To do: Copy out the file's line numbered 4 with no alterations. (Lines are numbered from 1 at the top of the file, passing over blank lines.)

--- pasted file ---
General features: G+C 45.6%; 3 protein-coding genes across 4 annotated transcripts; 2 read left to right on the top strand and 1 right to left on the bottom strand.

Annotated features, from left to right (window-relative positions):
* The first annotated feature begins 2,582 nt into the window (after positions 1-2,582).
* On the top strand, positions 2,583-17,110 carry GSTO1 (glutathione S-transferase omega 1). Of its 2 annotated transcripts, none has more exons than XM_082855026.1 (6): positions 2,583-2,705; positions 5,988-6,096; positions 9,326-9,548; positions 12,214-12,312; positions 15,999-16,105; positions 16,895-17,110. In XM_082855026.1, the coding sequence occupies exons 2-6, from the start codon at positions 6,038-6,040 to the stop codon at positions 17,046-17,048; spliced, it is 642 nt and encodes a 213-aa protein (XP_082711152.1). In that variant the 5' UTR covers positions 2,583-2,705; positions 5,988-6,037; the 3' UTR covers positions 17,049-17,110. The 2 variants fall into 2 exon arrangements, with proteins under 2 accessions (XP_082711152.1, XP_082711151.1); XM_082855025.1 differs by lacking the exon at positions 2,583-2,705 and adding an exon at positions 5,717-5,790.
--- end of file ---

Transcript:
* On the top strand, positions 2,583-17,110 carry GSTO1 (glutathione S-transferase omega 1). Of its 2 annotated transcripts, none has more exons than XM_082855026.1 (6): positions 2,583-2,705; positions 5,988-6,096; positions 9,326-9,548; positions 12,214-12,312; positions 15,999-16,105; positions 16,895-17,110. In XM_082855026.1, the coding sequence occupies exons 2-6, from the start codon at positions 6,038-6,040 to the stop codon at positions 17,046-17,048; spliced, it is 642 nt and encodes a 213-aa protein (XP_082711152.1). In that variant the 5' UTR covers positions 2,583-2,705; positions 5,988-6,037; the 3' UTR covers positions 17,049-17,110. The 2 variants fall into 2 exon arrangements, with proteins under 2 accessions (XP_082711152.1, XP_082711151.1); XM_082855025.1 differs by lacking the exon at positions 2,583-2,705 and adding an exon at positions 5,717-5,790.